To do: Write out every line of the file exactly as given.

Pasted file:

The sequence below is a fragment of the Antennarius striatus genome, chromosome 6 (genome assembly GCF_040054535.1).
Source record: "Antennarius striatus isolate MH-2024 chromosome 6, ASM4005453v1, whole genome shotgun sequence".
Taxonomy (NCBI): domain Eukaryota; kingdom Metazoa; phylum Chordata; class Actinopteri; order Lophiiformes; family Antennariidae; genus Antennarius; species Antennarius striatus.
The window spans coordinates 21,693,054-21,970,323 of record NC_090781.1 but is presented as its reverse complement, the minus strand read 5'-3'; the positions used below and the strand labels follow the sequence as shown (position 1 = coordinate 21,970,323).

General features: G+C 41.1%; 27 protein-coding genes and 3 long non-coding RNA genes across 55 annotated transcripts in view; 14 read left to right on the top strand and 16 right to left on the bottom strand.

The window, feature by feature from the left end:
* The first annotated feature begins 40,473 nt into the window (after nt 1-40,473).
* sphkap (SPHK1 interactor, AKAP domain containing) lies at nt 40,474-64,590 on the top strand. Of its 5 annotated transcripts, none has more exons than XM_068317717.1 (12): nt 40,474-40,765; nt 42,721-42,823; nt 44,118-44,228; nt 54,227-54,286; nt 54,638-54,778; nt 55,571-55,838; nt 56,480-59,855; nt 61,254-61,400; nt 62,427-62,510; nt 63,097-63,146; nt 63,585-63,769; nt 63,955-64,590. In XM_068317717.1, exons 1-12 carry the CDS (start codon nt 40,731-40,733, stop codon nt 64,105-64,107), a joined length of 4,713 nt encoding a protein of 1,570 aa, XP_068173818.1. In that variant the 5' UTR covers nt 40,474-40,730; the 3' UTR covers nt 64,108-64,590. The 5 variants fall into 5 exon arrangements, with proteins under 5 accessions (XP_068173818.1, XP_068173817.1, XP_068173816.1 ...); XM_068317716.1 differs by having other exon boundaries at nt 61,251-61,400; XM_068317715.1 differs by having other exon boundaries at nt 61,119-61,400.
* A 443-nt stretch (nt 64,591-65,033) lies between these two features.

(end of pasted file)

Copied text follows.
The sequence below is a fragment of the Antennarius striatus genome, chromosome 6 (genome assembly GCF_040054535.1).
Source record: "Antennarius striatus isolate MH-2024 chromosome 6, ASM4005453v1, whole genome shotgun sequence".
Taxonomy (NCBI): domain Eukaryota; kingdom Metazoa; phylum Chordata; class Actinopteri; order Lophiiformes; family Antennariidae; genus Antennarius; species Antennarius striatus.
The window spans coordinates 21,693,054-21,970,323 of record NC_090781.1 but is presented as its reverse complement, the minus strand read 5'-3'; the positions used below and the strand labels follow the sequence as shown (position 1 = coordinate 21,970,323).

General features: G+C 41.1%; 27 protein-coding genes and 3 long non-coding RNA genes across 55 annotated transcripts in view; 14 read left to right on the top strand and 16 right to left on the bottom strand.

The window, feature by feature from the left end:
* The first annotated feature begins 40,473 nt into the window (after nt 1-40,473).
* sphkap (SPHK1 interactor, AKAP domain containing) lies at nt 40,474-64,590 on the top strand. Of its 5 annotated transcripts, none has more exons than XM_068317717.1 (12): nt 40,474-40,765; nt 42,721-42,823; nt 44,118-44,228; nt 54,227-54,286; nt 54,638-54,778; nt 55,571-55,838; nt 56,480-59,855; nt 61,254-61,400; nt 62,427-62,510; nt 63,097-63,146; nt 63,585-63,769; nt 63,955-64,590. In XM_068317717.1, exons 1-12 carry the CDS (start codon nt 40,731-40,733, stop codon nt 64,105-64,107), a joined length of 4,713 nt encoding a protein of 1,570 aa, XP_068173818.1. In that variant the 5' UTR covers nt 40,474-40,730; the 3' UTR covers nt 64,108-64,590. The 5 variants fall into 5 exon arrangements, with proteins under 5 accessions (XP_068173818.1, XP_068173817.1, XP_068173816.1 ...); XM_068317716.1 differs by having other exon boundaries at nt 61,251-61,400; XM_068317715.1 differs by having other exon boundaries at nt 61,119-61,400.
* A 443-nt stretch (nt 64,591-65,033) lies between these two features.